The content of these essays, though varied in background and intent, hold together well on the basis of the overall purpose of the book, which is to call us back to a family discussion about who we are as Southern Baptists. Though at times they can seem to veer off topic, as a whole the book accomplishes the purpose set out in the introduction, namely to call us back to a discussion of what it is that sets us apart from our brothers and sisters in Christ who hold to other traditions.
The distinctives that emerge consistently from the essays in this volume are baptism by immersion, a regenerate church membership, and a commitment to the idea of a free church in a free state, with no power vested in either to interfere with the other. These are the ideas that make us Baptists, and this volume is supremely helpful in focusing us on these discussions, to the exclusion of those things that would distract us.
Throughout the excellent essays contained in this collection, one theme continually resurfaces as the definitive distinctive of Southern Baptists: ecclesiology. More than anything else, the way that we approach the function and work of the church sets us apart from the rest of the evangelical world. It is here that our discussions as Southern Baptists ought to be focused, because it is here that our true unity lies. When we seek uniformity on issues not foundational to our identity as Baptists, the result will be bickering, infighting, fracture, and perhaps ultimately the dissolution of our great cooperative union.
As illustration, one need look no further than the cautions put forth by Dr. George in chapter four. In the first strategy he identifies, “Retrieval for the Sake of Renewal,” he argues that we must not ignore our history in seeking to be New Testament Christians, but that all of our history ought to be understood and embraced only as it lines up with the clear teaching of scripture. To that end, he addresses the question, “Are Baptist Calvinists?” His approach to that issue can teach us a great deal as we look at the discussions currently ongoing within our convention of churches.
His answer to the question speaks directly to us in these discussions, and his answer ought to be the end of them, at least as they are now dividing Baptist from Baptist within our confessional denomination. He says, simply, “some are and some are not, and it has been thus among Baptists for nearly 400 years.” (p. 95) This ought to be understood by every Calvinist in the SBC who believes and writes that to be less than fully Calvinistic is to flirt with the heresy of Pelagius. By the same token, it ought to be taken to heart by every “traditionalist” who believes in his heart that the convention, in order to survive, must be purged of all those who hold to all five of the Dordtian responses to the students of Arminius.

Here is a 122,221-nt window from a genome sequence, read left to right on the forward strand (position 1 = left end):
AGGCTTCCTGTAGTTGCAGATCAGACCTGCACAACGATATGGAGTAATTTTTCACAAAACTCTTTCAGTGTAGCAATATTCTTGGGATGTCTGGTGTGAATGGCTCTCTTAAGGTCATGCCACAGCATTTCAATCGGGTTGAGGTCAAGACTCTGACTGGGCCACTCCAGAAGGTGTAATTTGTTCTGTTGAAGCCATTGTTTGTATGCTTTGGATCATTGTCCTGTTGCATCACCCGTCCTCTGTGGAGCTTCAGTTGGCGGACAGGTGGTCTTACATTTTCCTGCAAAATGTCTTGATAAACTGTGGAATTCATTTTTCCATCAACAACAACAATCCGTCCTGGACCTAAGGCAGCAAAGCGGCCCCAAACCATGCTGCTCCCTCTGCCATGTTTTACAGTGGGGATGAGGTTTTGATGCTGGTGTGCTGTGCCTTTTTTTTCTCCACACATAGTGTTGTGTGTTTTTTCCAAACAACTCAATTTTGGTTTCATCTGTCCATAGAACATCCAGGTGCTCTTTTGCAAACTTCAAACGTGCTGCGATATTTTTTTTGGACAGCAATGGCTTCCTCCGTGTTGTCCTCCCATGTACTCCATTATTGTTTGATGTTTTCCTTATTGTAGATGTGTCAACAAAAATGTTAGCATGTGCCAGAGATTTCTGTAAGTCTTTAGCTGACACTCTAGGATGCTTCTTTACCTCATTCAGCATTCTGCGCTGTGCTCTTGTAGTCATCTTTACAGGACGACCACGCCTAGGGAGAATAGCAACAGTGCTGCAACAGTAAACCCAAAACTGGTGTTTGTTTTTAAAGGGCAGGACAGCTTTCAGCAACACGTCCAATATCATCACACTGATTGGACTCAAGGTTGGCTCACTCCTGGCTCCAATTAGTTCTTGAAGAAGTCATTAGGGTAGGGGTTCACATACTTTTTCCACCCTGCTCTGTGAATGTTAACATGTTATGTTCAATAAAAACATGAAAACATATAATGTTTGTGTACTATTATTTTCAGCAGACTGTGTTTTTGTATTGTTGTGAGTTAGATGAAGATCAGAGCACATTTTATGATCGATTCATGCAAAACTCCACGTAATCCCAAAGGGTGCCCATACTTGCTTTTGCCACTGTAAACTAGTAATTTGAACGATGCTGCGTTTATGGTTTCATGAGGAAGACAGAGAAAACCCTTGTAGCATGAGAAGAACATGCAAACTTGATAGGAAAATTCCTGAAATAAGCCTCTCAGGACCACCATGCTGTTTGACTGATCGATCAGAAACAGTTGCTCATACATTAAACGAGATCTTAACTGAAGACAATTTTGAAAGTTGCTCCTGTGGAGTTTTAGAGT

In an article first written at my request for another blog, and recently republished in Baptist Press, Paige Patterson addressed the relationship between Calvinists and non-Calvinists in the Southern Baptist Convention by pointing to the split that occurred between the General and Particular Baptists in eighteenth century England, and the disastrous results for both camps. The General Baptists lost their doctrinal emphasis and headed into universalism, while the Particular Baptists became anti-missionary hyper-Calvinists. The emphasis of each group balanced the other, and without each other, both became irrelevant in fairly short order.
This is a clear warning for the Southern Baptist Convention. Both Calvinists and “traditionalists” need to appreciate the contribution of the other without insisting on uniformity. We are a confessional people, and the confession adopted by our convention is big enough to contain both groups.
What is needed in the SBC today is a vigorous discussion of the topics addressed in this excellent book. Issues of ecclesiology are being minimalized in churches large and small across our convention, and this is where the energy we have for debate must be expended. Our very existence as Baptists is at stake, yet we are being distracted by debates that matter less. In the process, we are in danger of losing the distinctives that make us Baptist.